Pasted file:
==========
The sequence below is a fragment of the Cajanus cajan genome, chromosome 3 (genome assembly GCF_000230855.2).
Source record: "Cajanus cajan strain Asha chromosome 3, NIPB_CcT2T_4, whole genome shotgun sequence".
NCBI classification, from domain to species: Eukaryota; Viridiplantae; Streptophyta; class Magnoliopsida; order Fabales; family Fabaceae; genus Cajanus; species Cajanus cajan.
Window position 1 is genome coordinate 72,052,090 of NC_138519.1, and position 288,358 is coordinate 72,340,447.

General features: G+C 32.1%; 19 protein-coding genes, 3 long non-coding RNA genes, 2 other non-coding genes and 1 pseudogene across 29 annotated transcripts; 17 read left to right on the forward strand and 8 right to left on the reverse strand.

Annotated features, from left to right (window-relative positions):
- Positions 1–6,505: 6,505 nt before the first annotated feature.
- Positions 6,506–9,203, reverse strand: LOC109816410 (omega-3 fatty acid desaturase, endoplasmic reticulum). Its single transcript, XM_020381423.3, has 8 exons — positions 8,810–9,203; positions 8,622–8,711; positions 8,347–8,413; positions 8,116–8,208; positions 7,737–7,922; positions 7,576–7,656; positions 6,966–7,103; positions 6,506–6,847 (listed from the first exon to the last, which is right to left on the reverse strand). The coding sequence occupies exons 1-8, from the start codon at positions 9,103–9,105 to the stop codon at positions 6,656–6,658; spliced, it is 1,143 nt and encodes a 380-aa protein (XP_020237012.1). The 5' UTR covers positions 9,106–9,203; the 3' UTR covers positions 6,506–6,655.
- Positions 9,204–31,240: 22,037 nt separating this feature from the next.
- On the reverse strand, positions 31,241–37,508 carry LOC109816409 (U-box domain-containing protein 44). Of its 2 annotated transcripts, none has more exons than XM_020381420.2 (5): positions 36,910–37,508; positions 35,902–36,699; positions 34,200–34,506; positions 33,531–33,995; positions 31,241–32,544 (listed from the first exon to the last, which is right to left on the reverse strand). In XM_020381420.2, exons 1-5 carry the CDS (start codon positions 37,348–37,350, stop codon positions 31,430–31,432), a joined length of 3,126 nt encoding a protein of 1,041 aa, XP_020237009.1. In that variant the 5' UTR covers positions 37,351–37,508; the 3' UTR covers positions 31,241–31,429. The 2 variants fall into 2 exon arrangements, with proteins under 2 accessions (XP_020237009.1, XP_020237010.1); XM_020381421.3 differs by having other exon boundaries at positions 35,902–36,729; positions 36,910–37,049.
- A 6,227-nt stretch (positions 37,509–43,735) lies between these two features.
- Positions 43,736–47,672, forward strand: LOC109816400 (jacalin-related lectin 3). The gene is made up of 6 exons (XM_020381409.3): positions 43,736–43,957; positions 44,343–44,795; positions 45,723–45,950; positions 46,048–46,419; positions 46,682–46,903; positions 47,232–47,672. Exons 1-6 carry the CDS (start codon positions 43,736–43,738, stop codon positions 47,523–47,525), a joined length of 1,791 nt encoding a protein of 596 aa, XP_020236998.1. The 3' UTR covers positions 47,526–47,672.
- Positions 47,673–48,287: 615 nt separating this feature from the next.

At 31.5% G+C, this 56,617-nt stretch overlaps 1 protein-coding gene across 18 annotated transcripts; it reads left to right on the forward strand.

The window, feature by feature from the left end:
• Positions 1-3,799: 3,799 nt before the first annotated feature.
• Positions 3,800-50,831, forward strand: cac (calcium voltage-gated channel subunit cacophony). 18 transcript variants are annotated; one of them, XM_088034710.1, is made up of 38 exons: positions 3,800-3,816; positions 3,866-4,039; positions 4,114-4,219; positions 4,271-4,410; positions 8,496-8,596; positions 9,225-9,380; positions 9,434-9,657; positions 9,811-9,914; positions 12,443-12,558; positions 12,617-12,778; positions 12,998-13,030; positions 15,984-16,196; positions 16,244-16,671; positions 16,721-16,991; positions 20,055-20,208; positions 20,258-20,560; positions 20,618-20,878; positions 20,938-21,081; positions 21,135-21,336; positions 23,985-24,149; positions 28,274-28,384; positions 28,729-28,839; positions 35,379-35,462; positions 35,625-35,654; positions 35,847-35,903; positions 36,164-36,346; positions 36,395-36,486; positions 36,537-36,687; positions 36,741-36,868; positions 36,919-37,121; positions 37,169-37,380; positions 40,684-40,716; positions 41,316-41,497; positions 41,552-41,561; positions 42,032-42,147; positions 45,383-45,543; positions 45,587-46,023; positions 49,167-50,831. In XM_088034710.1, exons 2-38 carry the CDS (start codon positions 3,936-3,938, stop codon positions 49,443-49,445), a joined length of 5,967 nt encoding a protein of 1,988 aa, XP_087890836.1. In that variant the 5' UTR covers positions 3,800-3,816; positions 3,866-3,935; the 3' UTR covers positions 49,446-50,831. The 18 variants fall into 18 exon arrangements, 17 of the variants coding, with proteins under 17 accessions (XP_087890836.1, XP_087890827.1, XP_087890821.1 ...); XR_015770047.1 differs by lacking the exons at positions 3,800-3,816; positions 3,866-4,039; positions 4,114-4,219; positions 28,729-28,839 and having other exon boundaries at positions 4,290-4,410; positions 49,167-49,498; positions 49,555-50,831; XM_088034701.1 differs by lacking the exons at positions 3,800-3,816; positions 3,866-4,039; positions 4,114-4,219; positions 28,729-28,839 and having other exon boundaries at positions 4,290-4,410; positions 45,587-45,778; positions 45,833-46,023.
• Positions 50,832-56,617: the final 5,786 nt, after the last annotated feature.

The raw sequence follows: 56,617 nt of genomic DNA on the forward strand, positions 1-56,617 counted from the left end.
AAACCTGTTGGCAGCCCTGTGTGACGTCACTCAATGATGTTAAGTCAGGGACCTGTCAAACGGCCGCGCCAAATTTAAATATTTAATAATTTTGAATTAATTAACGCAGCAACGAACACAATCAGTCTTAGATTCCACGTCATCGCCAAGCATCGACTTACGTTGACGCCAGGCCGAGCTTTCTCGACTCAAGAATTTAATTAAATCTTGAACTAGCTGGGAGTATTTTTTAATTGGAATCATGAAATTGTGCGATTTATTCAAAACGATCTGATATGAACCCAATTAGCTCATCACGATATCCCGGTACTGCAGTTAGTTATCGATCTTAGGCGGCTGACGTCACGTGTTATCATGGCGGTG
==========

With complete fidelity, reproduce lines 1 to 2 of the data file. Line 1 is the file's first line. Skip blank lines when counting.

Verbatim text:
The sequence below is a fragment of the Cajanus cajan genome, chromosome 3 (genome assembly GCF_000230855.2).
Source record: "Cajanus cajan strain Asha chromosome 3, NIPB_CcT2T_4, whole genome shotgun sequence".